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Ramirez v. Amazing Home Contractors, Inc.

United States District Court, D. Maryland

November 25, 2014

DAVID VASQUEZ RAMIREZ, Plaintiff
v.
AMAZING HOME CONTRACTORS, INC., et al. Defendants

MEMORANDUM

JAMES K. BREDAR, District Judge.

David Vasquez Ramirez ("Mr. Ramirez") brought this suit against Amazing Home Contractors, Inc. ("AHC") and James Ryder, Jr. ("Mr. Ryder") for violations of the federal Fair Labor Standards Act ("FLSA"), 29 U.S.C. §§ 201 et seq., the Maryland Wage and Hour Law ("MWHL"), Md. Code Ann., Lab. & Empl. §§ 3-401 et seq., and the Maryland Wage Payment and Collection Law ("MWPCL"), Md. Code Ann., Lab. & Empl. §§ 3-503 et seq. AHC and Mr. Ryder filed an answer, and AHC filed a counterclaim alleging that Mr. Ramirez had committed fraud. (ECF No. 5.) Now pending before the Court is Mr. Ramirez's motion to dismiss AHC's counterclaim for failure to state a claim, or in the alternative, for lack of jurisdiction. (ECF No. 8.) The issues have been briefed (ECF Nos. 8, 10, 12), and no hearing is required, Local Rule 105.6. For the reasons explained below, Mr. Ramirez's motion to dismiss AHC's counterclaim will be GRANTED.

A. BACKGROUND[1]

AHC is a roofing contractor "formed under the laws of the State of Maryland" (ECF No. 5 at 9 ¶ 3), and Mr. Ryder is an owner of AHC, ( Id. ¶ 4). Mr. Ramirez was formerly employed by AHC, and he resides in Maryland. ( Id. ¶¶ 4, 6; ECF No. 1 ¶ 1.)

In February 2013, Mr. Ramirez applied to work for AHC. (ECF No. 5 ¶ 5.) Mr. Ramirez filled out an Application for Employment and an I-9 form "attesting that he was a lawful permanent resident, '" and produced a Permanent Resident Card. ( Id. ¶¶ 5-6.) On the basis of this information, AHC hired Mr. Ramirez to work as a roofer. ( Id. ¶ 7.) In May 2013, the Department of Homeland Security ("DHS") audited AHC's labor force and determined that seven of AHC's employees-including Mr. Ramirez-had provided insufficient employment eligibility verification. ( Id. at 9-10 ¶ 8; see also ECF No. 5-1 ("Notice of Suspect Documents" letter from DHS).) Soon thereafter, AHC terminated Mr. Ramirez's employment. (ECF No. 5 at 10 ¶ 11.) AHC lost a contract and other business opportunities "as a result of having to abruptly terminate Mr. Ramirez." ( Id. ¶ 12.)

On July 7, 2014, Mr. Ramirez filed this suit, alleging that AHC and Mr. Ryder failed to pay wages owed in violation of the FLSA, the MWHL, and the MWPCL. (ECF No. 1.) On August 14, AHC and Mr. Ryder filed their Answer to Mr. Ramirez's Complaint. (ECF No. 5.) Along with the Answer, AHC filed a counterclaim alleging that Mr. Ramirez committed fraud when he represented that he was eligible to work in the United States. ( Id. ) On September 8, Mr. Ramirez filed this motion to dismiss AHC's counterclaim for failure to state a claim, and in the alternative for lack of jurisdiction. (ECF No. 8.)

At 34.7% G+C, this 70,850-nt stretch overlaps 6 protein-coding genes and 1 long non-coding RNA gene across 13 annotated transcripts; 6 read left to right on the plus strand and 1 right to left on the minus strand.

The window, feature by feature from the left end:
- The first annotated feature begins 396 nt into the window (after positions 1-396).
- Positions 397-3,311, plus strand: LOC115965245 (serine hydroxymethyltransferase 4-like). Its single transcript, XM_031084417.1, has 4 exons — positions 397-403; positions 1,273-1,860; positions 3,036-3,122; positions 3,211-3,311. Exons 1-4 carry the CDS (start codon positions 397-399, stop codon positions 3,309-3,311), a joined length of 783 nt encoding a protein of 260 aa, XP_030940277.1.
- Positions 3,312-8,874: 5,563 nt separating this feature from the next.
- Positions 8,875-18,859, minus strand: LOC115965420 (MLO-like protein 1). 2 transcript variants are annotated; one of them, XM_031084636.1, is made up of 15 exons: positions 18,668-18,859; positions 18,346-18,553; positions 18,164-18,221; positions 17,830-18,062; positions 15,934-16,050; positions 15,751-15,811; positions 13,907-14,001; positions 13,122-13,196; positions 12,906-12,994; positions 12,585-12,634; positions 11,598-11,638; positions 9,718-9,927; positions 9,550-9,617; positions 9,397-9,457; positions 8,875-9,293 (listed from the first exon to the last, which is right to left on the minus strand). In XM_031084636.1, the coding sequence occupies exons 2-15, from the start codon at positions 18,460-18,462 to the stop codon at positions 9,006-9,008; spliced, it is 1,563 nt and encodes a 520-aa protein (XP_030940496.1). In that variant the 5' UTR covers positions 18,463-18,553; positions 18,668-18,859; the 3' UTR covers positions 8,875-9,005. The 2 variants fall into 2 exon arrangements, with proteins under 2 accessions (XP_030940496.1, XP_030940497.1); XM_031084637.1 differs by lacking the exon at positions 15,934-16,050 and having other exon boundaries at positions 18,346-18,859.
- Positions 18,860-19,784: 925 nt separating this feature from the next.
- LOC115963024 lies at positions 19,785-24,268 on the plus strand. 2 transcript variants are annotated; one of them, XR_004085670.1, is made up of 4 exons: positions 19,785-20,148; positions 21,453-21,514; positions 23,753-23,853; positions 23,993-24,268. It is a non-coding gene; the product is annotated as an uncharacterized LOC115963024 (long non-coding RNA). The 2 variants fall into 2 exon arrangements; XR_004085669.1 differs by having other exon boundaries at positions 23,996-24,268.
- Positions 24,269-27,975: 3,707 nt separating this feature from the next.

B. LEGAL STANDARD

The burden of proving subject-matter jurisdiction is on the claimant. Adams v. Bain, 697 F.2d 1213, 1219 (4th Cir. 1982) (noting challenge may be either facial ( i.e., complaint fails to allege facts upon which subject-matter jurisdiction can be based) or factual ( i.e., jurisdictional allegations of complaint are not true)). See also Kerns v. United States, 585 F.3d 187, 192 (4th Cir. 2009) (same); Richmond, Fredericksburg & Potomac R.R. Co. v. United States, 945 F.2d 765, 768 (4th Cir. 1991) (same).

C. ANALYSIS

For the reasons described below, the Court finds that AHC has raised a permissive counterclaim with no independent basis for federal jurisdiction. The Court cannot exercise jurisdiction over such counterclaims, and thus AHC's counterclaim must be dismissed.

1. Compulsory v. Permissive

A compulsory counterclaim "arises out of the transaction or occurrence that is the subject matter of the opposing party's claim." Fed.R.Civ.P. 13(a). In contrast, a permissive counterclaim is any counterclaim that is not compulsory. Fed.R.Civ.P. 13(b). The Fourth Circuit considers four inquiries when assessing whether a counterclaim is compulsory:

(1) Are the issues of fact and law raised in the claim and counterclaim largely the same? (2) Would res judicata bar a subsequent suit on the party's counterclaim, absent the compulsory counterclaim rule? (3) Will substantially the same evidence support or refute the claim as well as the counterclaim? And (4) Is there any logical relationship between the claim and counterclaim? A court need not answer all these questions in ...

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